I use the Clear Tunes app everyday and I was wondering how accurate I have to be as a beginner. Also does anyone know what it’s measured in? So if I’m off by say a couple of dashes what does that even mean ? Obviously I know I need to be bang on but I’m a beginner do I not get any slack ? Thanks a lot !!
The space between notes is called a semi tonea to a flat is a semitone, a to b is a full tone. the dashes represent divisions of the tone or semitone. The gap in a full tone is 200 cents, in a semitone its 100 cents therefore each dash represents five cents, so if you are 1 dash out you are either flat or sharp by 5 per cent of one semi tone. believe it or not, goood violinists can quite plainly here if you are five cents out, soloists have to be perfec, and thats what everyone who plays violin should aim for, which is why ear training is so important..as well as practising intonation. You can have superb tone but sound terrible if you are slightly flat. There are cases when you play notes sharp on purpose, this is generally in pythagorean tuning, for instance you would shorten the interval between c sharp and d. If you were playing with different instruments you play in tune with them. Andrew could answer this question a lot better than I can it can be quiet complicated, I have said before all violinists struggle with intonation and practice it all the time, its one of the main reasons violin is so difficult, I myself struggle getting the note b perfect, (as well as all the others,)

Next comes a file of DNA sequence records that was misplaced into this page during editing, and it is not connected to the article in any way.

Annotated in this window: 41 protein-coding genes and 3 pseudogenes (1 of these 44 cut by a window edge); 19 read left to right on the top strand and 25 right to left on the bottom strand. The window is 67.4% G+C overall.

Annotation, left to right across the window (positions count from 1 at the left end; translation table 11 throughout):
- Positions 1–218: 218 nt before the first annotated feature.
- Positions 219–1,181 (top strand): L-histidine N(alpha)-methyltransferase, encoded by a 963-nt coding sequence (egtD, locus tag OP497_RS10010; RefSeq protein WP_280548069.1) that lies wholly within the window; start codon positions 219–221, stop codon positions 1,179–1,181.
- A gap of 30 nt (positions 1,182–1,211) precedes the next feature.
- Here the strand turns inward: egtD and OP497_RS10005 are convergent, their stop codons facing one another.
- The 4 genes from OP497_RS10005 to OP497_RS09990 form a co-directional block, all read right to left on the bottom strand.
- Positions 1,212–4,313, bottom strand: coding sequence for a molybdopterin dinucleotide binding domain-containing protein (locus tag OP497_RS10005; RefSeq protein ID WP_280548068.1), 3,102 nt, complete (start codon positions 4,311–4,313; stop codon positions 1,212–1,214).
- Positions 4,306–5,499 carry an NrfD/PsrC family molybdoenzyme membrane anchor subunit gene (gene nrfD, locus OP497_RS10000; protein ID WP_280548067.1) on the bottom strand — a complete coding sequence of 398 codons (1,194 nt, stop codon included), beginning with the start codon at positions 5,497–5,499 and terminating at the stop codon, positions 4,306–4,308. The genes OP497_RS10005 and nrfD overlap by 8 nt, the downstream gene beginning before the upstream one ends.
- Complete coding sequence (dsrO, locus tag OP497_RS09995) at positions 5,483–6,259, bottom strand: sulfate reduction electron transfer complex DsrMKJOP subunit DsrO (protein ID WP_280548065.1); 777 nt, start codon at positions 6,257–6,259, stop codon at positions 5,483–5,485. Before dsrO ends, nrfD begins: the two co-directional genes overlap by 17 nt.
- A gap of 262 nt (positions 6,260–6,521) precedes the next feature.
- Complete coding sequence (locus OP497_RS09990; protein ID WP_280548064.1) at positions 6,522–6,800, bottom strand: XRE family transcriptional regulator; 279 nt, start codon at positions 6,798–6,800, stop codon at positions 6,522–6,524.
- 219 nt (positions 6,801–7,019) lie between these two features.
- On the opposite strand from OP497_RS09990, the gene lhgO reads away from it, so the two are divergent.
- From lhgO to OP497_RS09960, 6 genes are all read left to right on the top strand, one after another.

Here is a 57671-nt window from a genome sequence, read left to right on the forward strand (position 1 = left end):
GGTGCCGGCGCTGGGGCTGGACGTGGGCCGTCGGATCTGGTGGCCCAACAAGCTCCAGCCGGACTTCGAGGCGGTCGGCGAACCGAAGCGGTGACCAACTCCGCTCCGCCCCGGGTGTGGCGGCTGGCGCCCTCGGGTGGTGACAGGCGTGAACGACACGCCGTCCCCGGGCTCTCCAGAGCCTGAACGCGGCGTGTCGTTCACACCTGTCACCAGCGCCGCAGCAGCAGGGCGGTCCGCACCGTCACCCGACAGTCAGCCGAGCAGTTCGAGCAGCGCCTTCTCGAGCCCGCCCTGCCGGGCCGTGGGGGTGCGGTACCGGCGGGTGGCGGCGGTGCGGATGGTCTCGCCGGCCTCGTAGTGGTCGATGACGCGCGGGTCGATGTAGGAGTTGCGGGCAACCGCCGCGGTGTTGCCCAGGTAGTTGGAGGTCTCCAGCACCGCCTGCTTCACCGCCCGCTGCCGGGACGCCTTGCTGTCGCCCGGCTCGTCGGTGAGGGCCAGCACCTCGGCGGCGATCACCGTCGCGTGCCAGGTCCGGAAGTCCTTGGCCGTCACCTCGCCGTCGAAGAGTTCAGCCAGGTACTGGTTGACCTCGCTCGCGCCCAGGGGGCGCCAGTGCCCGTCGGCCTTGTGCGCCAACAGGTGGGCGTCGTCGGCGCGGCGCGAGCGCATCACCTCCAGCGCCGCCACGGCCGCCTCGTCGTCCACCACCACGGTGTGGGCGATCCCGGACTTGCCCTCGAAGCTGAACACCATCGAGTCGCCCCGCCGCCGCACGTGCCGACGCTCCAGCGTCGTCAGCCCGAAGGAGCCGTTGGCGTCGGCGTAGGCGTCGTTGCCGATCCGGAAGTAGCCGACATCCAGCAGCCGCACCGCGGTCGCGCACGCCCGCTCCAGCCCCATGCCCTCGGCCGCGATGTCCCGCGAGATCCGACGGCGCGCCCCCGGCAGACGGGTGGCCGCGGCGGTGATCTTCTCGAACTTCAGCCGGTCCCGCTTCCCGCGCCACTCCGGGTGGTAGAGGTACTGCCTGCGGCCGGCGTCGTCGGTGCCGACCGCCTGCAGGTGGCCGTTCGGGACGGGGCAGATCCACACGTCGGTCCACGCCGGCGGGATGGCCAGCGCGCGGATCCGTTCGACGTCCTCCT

@mouse absolutely true, even Heifetz once played a note flat, apparently the audience were stunned, Heifetz stopped playing walked to the side of the stage and faced the wall, the orchestra just stared not knowing what to do, then he started to plày slow scales for fifteen minutes, after this he walked back nodded to the orchestra and carried on playing exactly were he had left off true story.
@katie m -
Bottom line - can't play with a tuner forever.
You need to be able to hear what a scale sounds like. There are things you can do to help you be close, but you are only going to be as good as you can hear - that usually takes time for most of us people (unless you are born with perfect pitch).
The more you listen to what's in tune, the better you will hear it and what's not.
I love Prof William Fitzpatrick's (5-part intonation series - watch ALL) explanation of perfect intonation and it's relationship with your finger pattern intervals, scales and how to help yourself find notes.
Here's part 1 - find the rest at the Virtual Sheet Music site.
Btw, I started another thread on "intonation", you might find informative.